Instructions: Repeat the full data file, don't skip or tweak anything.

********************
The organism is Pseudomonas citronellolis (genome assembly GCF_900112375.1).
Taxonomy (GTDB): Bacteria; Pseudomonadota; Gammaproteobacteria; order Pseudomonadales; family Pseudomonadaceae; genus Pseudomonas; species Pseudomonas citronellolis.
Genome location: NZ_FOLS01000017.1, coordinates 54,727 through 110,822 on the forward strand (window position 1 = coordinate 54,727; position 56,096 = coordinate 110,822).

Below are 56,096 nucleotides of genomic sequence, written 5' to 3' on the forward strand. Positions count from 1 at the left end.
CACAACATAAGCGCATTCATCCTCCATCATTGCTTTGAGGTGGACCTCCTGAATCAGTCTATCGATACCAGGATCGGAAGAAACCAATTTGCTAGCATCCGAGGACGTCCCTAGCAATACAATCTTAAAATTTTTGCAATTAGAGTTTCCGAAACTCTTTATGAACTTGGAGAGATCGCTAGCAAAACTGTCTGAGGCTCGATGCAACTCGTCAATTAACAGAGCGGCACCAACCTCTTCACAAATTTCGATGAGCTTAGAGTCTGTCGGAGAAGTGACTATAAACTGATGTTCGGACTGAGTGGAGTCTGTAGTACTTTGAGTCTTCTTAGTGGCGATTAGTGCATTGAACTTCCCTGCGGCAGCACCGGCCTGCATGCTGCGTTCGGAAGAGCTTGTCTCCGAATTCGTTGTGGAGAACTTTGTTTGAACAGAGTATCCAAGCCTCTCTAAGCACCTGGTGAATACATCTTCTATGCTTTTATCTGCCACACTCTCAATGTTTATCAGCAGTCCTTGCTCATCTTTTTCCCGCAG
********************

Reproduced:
The organism is Pseudomonas citronellolis (genome assembly GCF_900112375.1).
Taxonomy (GTDB): Bacteria; Pseudomonadota; Gammaproteobacteria; order Pseudomonadales; family Pseudomonadaceae; genus Pseudomonas; species Pseudomonas citronellolis.
Genome location: NZ_FOLS01000017.1, coordinates 54,727 through 110,822 on the forward strand (window position 1 = coordinate 54,727; position 56,096 = coordinate 110,822).

Below are 56,096 nucleotides of genomic sequence, written 5' to 3' on the forward strand. Positions count from 1 at the left end.
CACAACATAAGCGCATTCATCCTCCATCATTGCTTTGAGGTGGACCTCCTGAATCAGTCTATCGATACCAGGATCGGAAGAAACCAATTTGCTAGCATCCGAGGACGTCCCTAGCAATACAATCTTAAAATTTTTGCAATTAGAGTTTCCGAAACTCTTTATGAACTTGGAGAGATCGCTAGCAAAACTGTCTGAGGCTCGATGCAACTCGTCAATTAACAGAGCGGCACCAACCTCTTCACAAATTTCGATGAGCTTAGAGTCTGTCGGAGAAGTGACTATAAACTGATGTTCGGACTGAGTGGAGTCTGTAGTACTTTGAGTCTTCTTAGTGGCGATTAGTGCATTGAACTTCCCTGCGGCAGCACCGGCCTGCATGCTGCGTTCGGAAGAGCTTGTCTCCGAATTCGTTGTGGAGAACTTTGTTTGAACAGAGTATCCAAGCCTCTCTAAGCACCTGGTGAATACATCTTCTATGCTTTTATCTGCCACACTCTCAATGTTTATCAGCAGTCCTTGCTCATCTTTTTCCCGCAG